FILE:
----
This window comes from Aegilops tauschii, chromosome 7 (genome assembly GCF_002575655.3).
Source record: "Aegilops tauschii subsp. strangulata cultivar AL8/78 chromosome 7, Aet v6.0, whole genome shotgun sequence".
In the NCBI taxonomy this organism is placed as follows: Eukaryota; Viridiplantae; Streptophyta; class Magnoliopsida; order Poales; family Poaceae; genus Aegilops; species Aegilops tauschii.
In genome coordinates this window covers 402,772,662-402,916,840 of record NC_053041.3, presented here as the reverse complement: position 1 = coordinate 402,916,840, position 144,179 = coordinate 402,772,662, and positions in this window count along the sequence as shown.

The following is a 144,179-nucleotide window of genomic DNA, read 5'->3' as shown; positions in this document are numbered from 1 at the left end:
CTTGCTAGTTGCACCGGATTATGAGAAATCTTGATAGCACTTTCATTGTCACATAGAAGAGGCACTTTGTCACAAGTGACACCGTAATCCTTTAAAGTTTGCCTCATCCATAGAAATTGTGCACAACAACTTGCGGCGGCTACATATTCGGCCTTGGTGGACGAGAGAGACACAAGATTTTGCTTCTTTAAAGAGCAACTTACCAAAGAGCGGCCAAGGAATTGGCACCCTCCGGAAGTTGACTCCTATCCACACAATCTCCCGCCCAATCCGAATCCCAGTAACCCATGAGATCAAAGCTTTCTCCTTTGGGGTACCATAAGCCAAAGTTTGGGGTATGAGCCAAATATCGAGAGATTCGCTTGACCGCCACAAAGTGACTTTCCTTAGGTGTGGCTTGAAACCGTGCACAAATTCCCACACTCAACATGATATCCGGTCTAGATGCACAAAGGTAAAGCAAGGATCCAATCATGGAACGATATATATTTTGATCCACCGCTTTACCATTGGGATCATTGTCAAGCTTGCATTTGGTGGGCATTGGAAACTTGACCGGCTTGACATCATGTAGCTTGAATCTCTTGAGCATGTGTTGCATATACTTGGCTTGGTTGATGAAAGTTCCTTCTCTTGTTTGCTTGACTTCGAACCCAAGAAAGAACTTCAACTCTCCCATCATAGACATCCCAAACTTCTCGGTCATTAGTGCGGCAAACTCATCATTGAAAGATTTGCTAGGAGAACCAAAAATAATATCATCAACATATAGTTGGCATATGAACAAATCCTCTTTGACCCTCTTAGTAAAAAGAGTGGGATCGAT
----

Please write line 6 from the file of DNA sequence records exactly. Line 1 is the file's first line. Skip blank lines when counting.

CTTGCTAGTTGCACCGGATTATGAGAAATCTTGATAGCACTTTCATTGTCACATAGAAGAGGCACTTTGTCACAAGTGACACCGTAATCCTTTAAAGTTTGCCTCATCCATAGAAATTGTGCACAACAACTTGCGGCGGCTACATATTCGGCCTTGGTGGACGAGAGAGACACAAGATTTTGCTTCTTTAAAGAGCAACTTACCAAAGAGCGGCCAAGGAATTGGCACCCTCCGGAAGTTGACTCCTATCCACACAATCTCCCGCCCAATCCGAATCCCAGTAACCCATGAGATCAAAGCTTTCTCCTTTGGGGTACCATAAGCCAAAGTTTGGGGTATGAGCCAAATATCGAGAGATTCGCTTGACCGCCACAAAGTGACTTTCCTTAGGTGTGGCTTGAAACCGTGCACAAATTCCCACACTCAACATGATATCCGGTCTAGATGCACAAAGGTAAAGCAAGGATCCAATCATGGAACGATATATATTTTGATCCACCGCTTTACCATTGGGATCATTGTCAAGCTTGCATTTGGTGGGCATTGGAAACTTGACCGGCTTGACATCATGTAGCTTGAATCTCTTGAGCATGTGTTGCATATACTTGGCTTGGTTGATGAAAGTTCCTTCTCTTGTTTGCTTGACTTCGAACCCAAGAAAGAACTTCAACTCTCCCATCATAGACATCCCAAACTTCTCGGTCATTAGTGCGGCAAACTCATCATTGAAAGATTTGCTAGGAGAACCAAAAATAATATCATCAACATATAGTTGGCATATGAACAAATCCTCTTTGACCCTCTTAGTAAAAAGAGTGGGATCGAT